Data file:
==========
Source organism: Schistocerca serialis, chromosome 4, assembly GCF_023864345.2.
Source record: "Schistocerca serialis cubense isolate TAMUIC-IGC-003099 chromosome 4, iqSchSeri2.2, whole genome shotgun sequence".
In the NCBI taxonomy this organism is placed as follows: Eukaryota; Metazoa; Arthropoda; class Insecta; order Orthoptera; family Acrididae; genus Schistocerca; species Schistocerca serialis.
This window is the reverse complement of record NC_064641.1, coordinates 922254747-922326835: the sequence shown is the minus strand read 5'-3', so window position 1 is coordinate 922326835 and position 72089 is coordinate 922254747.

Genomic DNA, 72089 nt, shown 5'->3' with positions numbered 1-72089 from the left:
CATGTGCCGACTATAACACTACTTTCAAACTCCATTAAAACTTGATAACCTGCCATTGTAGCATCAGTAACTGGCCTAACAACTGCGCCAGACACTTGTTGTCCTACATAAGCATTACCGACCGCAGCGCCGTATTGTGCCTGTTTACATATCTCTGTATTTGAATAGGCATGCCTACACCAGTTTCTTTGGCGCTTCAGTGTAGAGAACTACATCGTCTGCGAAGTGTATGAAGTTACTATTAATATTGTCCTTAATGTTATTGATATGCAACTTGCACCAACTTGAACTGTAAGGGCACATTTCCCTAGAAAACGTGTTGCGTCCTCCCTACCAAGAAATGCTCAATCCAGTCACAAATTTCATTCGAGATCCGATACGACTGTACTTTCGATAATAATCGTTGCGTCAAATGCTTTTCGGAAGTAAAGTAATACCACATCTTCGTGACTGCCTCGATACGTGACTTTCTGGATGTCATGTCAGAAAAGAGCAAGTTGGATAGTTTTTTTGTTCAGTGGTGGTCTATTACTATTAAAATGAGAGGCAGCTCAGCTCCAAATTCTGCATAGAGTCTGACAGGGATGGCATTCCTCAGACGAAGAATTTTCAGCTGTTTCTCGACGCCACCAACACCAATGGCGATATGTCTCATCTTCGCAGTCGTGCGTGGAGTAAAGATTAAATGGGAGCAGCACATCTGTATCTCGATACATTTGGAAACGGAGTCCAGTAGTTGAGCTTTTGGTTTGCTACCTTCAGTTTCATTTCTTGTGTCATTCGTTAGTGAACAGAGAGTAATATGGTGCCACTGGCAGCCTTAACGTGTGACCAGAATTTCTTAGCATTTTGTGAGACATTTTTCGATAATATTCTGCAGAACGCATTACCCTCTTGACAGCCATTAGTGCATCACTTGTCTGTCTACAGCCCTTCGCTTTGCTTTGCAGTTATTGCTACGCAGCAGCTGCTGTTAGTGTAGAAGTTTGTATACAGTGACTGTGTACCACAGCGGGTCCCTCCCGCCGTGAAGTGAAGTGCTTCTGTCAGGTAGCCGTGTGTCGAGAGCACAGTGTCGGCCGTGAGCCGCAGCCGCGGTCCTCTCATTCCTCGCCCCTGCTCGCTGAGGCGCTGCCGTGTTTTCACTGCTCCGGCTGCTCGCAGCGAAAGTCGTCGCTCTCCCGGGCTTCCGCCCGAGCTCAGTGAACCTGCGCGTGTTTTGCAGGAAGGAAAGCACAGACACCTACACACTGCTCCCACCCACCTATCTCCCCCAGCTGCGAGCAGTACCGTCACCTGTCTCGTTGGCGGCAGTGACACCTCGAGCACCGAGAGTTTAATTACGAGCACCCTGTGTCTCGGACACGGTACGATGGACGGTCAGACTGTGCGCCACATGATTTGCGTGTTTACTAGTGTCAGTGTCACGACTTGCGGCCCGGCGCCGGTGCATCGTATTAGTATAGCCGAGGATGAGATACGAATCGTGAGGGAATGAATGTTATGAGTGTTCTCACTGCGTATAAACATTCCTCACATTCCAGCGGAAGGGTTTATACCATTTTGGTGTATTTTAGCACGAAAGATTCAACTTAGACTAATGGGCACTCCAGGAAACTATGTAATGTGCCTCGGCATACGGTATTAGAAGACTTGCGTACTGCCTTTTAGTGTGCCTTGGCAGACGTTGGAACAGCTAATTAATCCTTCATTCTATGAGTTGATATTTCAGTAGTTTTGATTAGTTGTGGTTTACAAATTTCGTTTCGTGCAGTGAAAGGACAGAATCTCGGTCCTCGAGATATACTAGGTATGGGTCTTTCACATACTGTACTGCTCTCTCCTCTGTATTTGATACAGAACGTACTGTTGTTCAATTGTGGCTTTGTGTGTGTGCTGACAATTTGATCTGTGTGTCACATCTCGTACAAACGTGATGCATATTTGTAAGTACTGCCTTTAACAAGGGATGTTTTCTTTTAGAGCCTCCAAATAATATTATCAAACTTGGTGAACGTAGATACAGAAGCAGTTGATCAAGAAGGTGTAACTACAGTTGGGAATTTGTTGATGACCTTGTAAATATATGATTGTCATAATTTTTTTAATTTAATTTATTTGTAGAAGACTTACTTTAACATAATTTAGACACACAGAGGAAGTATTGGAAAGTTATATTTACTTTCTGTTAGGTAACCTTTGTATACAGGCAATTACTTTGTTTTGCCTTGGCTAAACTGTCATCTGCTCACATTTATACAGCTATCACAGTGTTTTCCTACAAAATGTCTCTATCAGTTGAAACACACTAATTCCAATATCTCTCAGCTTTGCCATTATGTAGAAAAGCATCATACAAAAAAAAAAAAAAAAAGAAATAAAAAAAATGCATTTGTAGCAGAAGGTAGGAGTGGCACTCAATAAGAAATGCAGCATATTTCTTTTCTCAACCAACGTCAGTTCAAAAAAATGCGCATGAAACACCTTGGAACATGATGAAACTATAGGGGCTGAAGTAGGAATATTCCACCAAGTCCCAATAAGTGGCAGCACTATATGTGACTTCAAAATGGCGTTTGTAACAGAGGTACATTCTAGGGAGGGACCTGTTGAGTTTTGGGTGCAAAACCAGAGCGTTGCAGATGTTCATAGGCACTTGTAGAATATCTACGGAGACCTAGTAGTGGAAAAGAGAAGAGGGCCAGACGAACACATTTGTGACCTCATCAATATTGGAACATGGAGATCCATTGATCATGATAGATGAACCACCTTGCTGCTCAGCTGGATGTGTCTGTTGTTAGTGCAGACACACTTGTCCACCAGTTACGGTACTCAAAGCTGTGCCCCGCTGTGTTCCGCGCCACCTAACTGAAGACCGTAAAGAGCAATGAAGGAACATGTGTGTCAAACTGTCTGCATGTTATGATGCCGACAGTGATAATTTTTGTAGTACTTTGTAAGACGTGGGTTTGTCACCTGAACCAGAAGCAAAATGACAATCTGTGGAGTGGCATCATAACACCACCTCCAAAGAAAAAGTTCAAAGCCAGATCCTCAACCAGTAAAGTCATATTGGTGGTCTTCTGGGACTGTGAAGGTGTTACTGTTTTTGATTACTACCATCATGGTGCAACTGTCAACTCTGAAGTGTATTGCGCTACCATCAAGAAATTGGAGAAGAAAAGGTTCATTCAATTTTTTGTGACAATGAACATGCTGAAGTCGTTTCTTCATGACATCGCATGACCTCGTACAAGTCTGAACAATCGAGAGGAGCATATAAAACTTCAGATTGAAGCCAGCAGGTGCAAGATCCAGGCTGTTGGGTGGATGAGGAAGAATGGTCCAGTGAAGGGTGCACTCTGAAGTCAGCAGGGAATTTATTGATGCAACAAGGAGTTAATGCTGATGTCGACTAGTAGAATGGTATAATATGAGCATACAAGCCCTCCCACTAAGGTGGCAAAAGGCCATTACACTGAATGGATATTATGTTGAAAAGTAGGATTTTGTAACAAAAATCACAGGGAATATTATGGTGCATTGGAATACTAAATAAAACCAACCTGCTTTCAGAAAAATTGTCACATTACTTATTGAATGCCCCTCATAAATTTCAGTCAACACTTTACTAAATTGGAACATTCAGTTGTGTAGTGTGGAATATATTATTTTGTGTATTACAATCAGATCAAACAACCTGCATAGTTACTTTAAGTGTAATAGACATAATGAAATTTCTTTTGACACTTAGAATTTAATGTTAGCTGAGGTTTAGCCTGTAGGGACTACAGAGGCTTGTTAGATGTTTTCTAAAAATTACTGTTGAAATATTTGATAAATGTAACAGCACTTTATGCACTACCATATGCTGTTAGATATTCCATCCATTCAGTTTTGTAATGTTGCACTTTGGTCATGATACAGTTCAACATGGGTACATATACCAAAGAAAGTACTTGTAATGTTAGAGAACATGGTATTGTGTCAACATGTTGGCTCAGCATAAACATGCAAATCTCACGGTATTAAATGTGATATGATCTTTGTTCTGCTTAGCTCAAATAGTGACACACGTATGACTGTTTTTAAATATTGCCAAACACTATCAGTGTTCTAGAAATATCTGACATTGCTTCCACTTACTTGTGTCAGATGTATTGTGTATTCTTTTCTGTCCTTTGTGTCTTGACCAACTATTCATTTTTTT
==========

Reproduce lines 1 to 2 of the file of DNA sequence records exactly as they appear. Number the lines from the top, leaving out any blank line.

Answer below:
Source organism: Schistocerca serialis, chromosome 4, assembly GCF_023864345.2.
Source record: "Schistocerca serialis cubense isolate TAMUIC-IGC-003099 chromosome 4, iqSchSeri2.2, whole genome shotgun sequence".